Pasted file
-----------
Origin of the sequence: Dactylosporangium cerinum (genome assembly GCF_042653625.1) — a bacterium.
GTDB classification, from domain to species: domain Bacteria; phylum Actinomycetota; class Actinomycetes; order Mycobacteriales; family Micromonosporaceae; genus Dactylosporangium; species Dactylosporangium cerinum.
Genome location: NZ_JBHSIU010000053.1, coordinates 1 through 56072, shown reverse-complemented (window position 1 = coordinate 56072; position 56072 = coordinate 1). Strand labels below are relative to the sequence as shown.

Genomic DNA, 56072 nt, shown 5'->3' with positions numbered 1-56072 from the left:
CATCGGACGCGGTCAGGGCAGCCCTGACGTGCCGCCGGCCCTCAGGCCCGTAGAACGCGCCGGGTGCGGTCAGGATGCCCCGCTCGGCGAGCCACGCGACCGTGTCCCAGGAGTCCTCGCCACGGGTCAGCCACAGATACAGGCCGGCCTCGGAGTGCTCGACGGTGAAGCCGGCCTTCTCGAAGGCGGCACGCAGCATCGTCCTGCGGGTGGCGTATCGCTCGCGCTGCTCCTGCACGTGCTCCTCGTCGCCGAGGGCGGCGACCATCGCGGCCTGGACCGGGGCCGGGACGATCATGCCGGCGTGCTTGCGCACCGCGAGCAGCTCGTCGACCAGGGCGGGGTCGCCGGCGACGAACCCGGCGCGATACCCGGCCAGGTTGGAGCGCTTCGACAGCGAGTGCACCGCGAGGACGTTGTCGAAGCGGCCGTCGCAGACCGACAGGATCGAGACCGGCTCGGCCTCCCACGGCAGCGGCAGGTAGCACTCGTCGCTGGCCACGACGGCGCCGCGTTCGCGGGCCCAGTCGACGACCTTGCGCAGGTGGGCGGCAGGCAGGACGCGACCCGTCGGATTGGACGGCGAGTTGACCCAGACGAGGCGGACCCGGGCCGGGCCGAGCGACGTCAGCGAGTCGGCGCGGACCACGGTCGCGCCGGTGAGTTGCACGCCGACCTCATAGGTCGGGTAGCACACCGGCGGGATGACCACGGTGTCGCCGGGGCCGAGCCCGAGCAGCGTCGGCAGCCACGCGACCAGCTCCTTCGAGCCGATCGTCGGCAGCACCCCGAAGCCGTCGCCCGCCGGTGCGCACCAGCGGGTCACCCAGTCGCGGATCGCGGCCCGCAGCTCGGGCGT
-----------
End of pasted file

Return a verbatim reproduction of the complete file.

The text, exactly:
Origin of the sequence: Dactylosporangium cerinum (genome assembly GCF_042653625.1) — a bacterium.
GTDB classification, from domain to species: domain Bacteria; phylum Actinomycetota; class Actinomycetes; order Mycobacteriales; family Micromonosporaceae; genus Dactylosporangium; species Dactylosporangium cerinum.
Genome location: NZ_JBHSIU010000053.1, coordinates 1 through 56072, shown reverse-complemented (window position 1 = coordinate 56072; position 56072 = coordinate 1). Strand labels below are relative to the sequence as shown.

Genomic DNA, 56072 nt, shown 5'->3' with positions numbered 1-56072 from the left:
CATCGGACGCGGTCAGGGCAGCCCTGACGTGCCGCCGGCCCTCAGGCCCGTAGAACGCGCCGGGTGCGGTCAGGATGCCCCGCTCGGCGAGCCACGCGACCGTGTCCCAGGAGTCCTCGCCACGGGTCAGCCACAGATACAGGCCGGCCTCGGAGTGCTCGACGGTGAAGCCGGCCTTCTCGAAGGCGGCACGCAGCATCGTCCTGCGGGTGGCGTATCGCTCGCGCTGCTCCTGCACGTGCTCCTCGTCGCCGAGGGCGGCGACCATCGCGGCCTGGACCGGGGCCGGGACGATCATGCCGGCGTGCTTGCGCACCGCGAGCAGCTCGTCGACCAGGGCGGGGTCGCCGGCGACGAACCCGGCGCGATACCCGGCCAGGTTGGAGCGCTTCGACAGCGAGTGCACCGCGAGGACGTTGTCGAAGCGGCCGTCGCAGACCGACAGGATCGAGACCGGCTCGGCCTCCCACGGCAGCGGCAGGTAGCACTCGTCGCTGGCCACGACGGCGCCGCGTTCGCGGGCCCAGTCGACGACCTTGCGCAGGTGGGCGGCAGGCAGGACGCGACCCGTCGGATTGGACGGCGAGTTGACCCAGACGAGGCGGACCCGGGCCGGGCCGAGCGACGTCAGCGAGTCGGCGCGGACCACGGTCGCGCCGGTGAGTTGCACGCCGACCTCATAGGTCGGGTAGCACACCGGCGGGATGACCACGGTGTCGCCGGGGCCGAGCCCGAGCAGCGTCGGCAGCCACGCGACCAGCTCCTTCGAGCCGATCGTCGGCAGCACCCCGAAGCCGTCGCCCGCCGGTGCGCACCAGCGGGTCACCCAGTCGCGGATCGCGGCCCGCAGCTCGGGCGT